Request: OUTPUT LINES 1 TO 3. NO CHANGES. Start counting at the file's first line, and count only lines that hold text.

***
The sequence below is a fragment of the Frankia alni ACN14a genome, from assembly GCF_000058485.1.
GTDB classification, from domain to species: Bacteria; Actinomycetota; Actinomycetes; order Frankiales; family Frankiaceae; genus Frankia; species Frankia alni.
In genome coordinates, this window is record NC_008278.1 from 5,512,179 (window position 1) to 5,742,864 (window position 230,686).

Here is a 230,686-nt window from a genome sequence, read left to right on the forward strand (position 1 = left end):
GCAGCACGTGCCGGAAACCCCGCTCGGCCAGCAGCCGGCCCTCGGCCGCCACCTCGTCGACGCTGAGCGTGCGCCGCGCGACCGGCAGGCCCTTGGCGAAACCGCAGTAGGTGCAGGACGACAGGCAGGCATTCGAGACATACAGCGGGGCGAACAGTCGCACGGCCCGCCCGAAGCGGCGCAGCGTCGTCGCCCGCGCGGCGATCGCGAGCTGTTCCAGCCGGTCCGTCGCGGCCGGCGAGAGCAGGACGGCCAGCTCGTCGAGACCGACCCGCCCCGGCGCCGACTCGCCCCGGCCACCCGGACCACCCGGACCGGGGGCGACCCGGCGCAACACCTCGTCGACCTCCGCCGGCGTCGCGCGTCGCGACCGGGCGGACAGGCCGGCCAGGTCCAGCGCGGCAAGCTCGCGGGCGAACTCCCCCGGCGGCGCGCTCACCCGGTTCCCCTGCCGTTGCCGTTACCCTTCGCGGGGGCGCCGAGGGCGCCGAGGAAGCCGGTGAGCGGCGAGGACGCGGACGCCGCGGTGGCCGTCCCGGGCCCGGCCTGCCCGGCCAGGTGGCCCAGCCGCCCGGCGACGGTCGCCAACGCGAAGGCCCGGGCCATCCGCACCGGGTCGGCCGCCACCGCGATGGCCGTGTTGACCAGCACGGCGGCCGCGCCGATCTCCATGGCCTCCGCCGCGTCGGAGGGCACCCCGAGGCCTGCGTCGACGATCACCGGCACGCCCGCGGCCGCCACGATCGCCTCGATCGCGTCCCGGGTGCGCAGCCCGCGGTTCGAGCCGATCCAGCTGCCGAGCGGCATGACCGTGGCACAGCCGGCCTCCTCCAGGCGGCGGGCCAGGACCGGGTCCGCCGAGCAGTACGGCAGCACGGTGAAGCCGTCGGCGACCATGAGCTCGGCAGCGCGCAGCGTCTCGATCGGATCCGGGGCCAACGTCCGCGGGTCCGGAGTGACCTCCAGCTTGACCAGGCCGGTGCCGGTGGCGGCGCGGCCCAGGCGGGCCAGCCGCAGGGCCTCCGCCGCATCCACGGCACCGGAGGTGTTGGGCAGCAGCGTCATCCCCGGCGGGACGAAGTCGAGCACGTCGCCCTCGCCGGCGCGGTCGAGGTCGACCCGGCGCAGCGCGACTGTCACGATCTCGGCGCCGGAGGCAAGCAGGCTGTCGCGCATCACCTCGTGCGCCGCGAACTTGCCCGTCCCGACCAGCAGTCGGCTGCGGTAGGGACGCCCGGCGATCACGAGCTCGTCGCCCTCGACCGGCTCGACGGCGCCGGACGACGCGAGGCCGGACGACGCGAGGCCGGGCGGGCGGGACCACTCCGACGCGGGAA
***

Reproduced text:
The sequence below is a fragment of the Frankia alni ACN14a genome, from assembly GCF_000058485.1.
GTDB classification, from domain to species: Bacteria; Actinomycetota; Actinomycetes; order Frankiales; family Frankiaceae; genus Frankia; species Frankia alni.
In genome coordinates, this window is record NC_008278.1 from 5,512,179 (window position 1) to 5,742,864 (window position 230,686).